> OK, I think I understand most points except the start and stop time.
> Every time sheet I have used, SAP and several other smaller ones, I
> enter a weeks worth of time data like:
> Project               Sun     Mon     Tues    Wed     Thur    Fri     Sat
> -------------------------------------------------------------------
> Grill steaks          8       8       8       8       0       
> Vacation              0       0       0       0       8
> So why wouldn't I store the dates and the hours instead of start and
> stop times?

Maybe it comes down to what the users of the app prefer (or what you prefer, if
you're building this app for yourself).

>From a user's perspective, I like start/stop data-entry better. I love that I
can do this in Freshbooks, for example -- just click 'start' and then later
click 'stop', 'log hours' -- and I never have to think about things like "how
many hours are there between 11:26am and 2:12pm"?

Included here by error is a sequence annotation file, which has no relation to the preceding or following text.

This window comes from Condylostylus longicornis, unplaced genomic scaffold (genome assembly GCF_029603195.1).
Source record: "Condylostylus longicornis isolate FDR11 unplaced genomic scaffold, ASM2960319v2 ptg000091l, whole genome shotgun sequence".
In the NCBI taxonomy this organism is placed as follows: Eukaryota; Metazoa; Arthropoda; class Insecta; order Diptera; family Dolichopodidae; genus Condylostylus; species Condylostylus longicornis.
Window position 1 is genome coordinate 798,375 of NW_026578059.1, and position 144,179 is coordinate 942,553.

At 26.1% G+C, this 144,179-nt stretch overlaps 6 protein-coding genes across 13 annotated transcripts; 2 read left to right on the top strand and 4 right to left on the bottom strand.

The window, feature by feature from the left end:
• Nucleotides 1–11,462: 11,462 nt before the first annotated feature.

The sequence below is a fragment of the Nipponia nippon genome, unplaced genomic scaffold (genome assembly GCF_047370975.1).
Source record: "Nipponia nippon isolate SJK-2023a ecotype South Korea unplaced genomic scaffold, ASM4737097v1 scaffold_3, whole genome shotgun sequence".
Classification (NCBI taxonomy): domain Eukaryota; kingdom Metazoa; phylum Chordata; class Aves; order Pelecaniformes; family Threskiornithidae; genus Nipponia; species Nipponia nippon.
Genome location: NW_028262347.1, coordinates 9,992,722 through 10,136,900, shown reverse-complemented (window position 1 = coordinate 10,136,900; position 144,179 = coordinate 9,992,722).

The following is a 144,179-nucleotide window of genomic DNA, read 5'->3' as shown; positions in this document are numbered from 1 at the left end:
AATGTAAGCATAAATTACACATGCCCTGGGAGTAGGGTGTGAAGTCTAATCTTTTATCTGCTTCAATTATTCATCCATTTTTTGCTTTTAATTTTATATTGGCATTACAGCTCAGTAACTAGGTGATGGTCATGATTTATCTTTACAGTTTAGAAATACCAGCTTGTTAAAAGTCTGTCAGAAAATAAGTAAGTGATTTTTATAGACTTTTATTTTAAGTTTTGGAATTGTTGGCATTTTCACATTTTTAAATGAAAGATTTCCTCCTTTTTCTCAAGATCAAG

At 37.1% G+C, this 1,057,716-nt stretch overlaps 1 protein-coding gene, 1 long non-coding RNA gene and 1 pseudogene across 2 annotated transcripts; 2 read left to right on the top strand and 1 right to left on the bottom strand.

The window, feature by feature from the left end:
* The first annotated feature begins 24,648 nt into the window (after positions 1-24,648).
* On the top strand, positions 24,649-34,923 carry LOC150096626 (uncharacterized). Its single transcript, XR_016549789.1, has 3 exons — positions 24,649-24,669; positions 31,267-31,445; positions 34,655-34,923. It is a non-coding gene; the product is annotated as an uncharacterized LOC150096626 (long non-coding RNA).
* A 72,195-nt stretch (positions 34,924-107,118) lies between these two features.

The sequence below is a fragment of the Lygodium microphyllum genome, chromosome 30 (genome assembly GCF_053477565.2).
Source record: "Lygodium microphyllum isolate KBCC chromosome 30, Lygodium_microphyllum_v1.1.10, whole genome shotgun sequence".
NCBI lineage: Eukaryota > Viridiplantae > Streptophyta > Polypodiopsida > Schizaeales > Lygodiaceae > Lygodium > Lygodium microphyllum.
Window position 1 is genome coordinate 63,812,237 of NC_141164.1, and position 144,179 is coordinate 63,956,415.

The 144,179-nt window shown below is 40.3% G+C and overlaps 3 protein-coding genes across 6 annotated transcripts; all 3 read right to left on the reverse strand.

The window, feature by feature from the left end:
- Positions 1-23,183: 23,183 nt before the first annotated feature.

I think Ralph's point was that start/stop data is about as granular as any sort
of time-keeping data gets, so if you store only start/stop data, you have
ultimate flexibility in the way you can manipulate that data in your app.

And it's probably a reasonable generalization that the most forward-looking
database designs will store data in as simple and raw a form as possible. Or as
Ralph put it, "a good data design keeps only data in a table u can not

With start/stop data, you could create weekly timesheets like the one above, in
PHP -- and you could also figure out how many hours you log before noon, on
average, etc.

On the other hand, if the simplest data you enter is already the implicit
result of a calculation (stop_time - start_time), you've limited the
flexibility of your app from the get-go. But maybe that limitation isn't
significant for the app you're building.


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